"New" index layout
As stated in Index Types
Azure Cosmos containers support a new index layout that no longer uses
the Hash index kind. If you specify a Hash index kind on the indexing
policy, the CRUD requests on the container will silently ignore the
index kind and the response from the container only contains the Range
index kind. All new Cosmos containers use the new index layout by
The below issue does not apply to the new index layout. There the default indexing policy works fine (and delivers the results in
36.55 RUs). However pre-existing collections may still be using the old layout.
"Old" index layout
I was able to reproduce the issue with
ARRAY_CONTAINS that you are asking about.
Setting up a CosmosDB collection with 100,000 posts from the SO data dump (e.g. this question would be represented as below)
"title": "Indexing arrays in CosmosDB",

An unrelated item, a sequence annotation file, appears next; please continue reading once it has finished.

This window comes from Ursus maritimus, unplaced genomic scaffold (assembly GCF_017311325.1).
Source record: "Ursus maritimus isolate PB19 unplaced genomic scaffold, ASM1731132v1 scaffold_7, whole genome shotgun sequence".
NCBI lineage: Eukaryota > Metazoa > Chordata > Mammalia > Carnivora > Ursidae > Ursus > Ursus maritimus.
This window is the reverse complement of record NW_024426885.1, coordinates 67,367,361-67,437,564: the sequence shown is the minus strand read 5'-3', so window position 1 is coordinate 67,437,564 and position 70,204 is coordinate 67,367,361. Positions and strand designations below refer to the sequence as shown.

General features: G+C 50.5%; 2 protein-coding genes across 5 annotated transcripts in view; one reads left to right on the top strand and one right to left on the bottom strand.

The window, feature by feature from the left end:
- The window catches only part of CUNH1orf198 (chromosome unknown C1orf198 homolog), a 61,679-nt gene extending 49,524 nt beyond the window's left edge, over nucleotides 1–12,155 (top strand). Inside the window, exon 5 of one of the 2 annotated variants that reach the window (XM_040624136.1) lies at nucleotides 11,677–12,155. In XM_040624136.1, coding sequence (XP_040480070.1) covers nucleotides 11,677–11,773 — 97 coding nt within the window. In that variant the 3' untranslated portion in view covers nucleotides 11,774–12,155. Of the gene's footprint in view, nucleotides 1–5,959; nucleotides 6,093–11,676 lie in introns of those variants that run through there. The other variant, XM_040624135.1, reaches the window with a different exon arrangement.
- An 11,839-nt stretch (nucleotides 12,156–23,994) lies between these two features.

/*Other irrelevant properties omitted */
And then performing the following query
FROM t IN c.tags
WHERE t = 'sql-server'
The query took over 2,000 RUs with default indexing policy and 93 with the following addition (as shown in your linked article)
However what you are seeing here is not that the array values aren't being indexed by default. It is just that the default range index is not useful for your query.
The range index uses keys based on partial forward paths. So will contain paths such as the following.
With this index structure it starts at
tags/0/sql-server and then reads all of the remaining
tags/0/ entries and the entirety of the entries for
n is an integer greater than
0. Each distinct document mapping to any of these needs to be retrieved and evaluated.
By contrast the hash index uses reverse paths (more details - PDF)
StackOverflow theoretically allows a maximum of 5 tags per question to be added by the UI so in this case (ignoring the fact that a few questions have more tags through site admin activities) the reverse paths of interest are
With the reverse path structure finding all paths with leaf nodes of value sql-server is straight forward.
In this specific use case as the arrays are bounded to a maximum of 5 possible values it is also possible to use the original range index efficiently by looking at just those specific paths.
The following query took 97 RUs with default indexing policy in my test collection.
WHERE 'sql-server' IN (c.tags, c.tags, c.tags, c.tags, c.tags)